In the cool of the morning, I cup my hands to my ears and listen to wind in the grass, the hum of insects, the distant moans of a dove.



    It is indelible. Her skirt billowing in the wind,
    the grass grown brown in the heat of summer.
    Was she miming some kind of laughter? A shriek?

    She ran through the wantonly burnt bushes
    downhill, lads whistling for the wind to vault
    their kites, the wind rustling a murmur of grass.

    He will linger on that hillock to watch a sundown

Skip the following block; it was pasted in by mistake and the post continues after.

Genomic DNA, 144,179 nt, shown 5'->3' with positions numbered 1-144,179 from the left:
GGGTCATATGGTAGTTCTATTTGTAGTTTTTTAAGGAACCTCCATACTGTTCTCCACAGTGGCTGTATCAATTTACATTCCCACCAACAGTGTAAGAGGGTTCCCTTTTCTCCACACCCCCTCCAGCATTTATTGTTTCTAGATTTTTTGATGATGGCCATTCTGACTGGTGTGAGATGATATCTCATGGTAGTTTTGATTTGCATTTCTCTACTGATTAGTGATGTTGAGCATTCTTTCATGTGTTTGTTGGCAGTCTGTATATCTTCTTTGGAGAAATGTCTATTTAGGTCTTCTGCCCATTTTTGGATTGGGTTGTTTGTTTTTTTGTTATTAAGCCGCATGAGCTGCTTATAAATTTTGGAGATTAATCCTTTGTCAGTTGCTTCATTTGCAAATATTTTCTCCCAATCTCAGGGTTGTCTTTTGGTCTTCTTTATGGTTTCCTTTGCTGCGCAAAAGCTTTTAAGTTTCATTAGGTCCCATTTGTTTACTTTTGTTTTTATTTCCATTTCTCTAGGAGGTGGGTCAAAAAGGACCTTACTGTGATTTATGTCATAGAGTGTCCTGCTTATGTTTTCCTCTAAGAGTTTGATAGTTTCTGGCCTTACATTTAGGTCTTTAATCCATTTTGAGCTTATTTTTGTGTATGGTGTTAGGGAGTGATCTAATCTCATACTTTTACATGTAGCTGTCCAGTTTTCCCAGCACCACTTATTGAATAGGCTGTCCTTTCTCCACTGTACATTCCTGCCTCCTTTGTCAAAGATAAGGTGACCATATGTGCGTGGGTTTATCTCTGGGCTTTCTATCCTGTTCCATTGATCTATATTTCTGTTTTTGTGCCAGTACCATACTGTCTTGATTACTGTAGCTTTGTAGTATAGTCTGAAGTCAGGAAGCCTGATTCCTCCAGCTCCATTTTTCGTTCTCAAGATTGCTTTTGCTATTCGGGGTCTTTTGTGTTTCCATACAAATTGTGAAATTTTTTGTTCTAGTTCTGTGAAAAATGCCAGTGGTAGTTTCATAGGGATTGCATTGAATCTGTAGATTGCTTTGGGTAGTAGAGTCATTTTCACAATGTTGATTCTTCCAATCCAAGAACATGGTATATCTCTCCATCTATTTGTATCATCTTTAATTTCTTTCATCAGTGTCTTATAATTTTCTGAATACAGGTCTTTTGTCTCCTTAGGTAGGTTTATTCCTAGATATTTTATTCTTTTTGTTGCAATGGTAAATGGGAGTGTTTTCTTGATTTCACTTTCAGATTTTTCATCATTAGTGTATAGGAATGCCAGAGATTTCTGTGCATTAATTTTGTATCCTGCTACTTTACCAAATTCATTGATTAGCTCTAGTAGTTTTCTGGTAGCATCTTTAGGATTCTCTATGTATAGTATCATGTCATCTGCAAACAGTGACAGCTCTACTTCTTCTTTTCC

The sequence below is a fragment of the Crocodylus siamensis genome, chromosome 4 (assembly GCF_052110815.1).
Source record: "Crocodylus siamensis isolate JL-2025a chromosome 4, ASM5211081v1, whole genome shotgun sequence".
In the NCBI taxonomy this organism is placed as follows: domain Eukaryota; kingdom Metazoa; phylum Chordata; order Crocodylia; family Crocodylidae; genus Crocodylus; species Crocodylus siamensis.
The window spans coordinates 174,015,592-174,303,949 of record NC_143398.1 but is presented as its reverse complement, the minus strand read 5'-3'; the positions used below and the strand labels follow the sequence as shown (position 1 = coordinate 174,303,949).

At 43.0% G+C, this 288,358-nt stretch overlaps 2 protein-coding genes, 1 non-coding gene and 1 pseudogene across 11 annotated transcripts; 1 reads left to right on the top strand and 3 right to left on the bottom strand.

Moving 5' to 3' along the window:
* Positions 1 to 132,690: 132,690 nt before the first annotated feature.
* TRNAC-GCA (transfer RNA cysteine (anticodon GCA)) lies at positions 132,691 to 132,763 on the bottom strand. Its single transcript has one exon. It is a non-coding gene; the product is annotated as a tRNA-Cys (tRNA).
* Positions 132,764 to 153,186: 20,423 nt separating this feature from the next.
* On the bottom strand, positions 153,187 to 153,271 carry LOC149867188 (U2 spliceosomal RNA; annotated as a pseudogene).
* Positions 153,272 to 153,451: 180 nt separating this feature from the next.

form long shadows. She will not be there again.
    But the distant moan of a dove brings her back

    like the hum of that giggling lass, straddling him
    to coax a pledge of unfading, flaming, gripping
    love though the mountains crumble over them.

    They are cool mornings like these that forces
    quiet sounds to roar like the onset of a rainstorm,
    or the echoed lovers’ moans he’d want to run from.

    These quiet sounds pursue him now like hounds
    scurrying for the hunt. Like ghosts of old memories.
    These are the quiet sounds that have turned loud.

    —Albert B. Casuga

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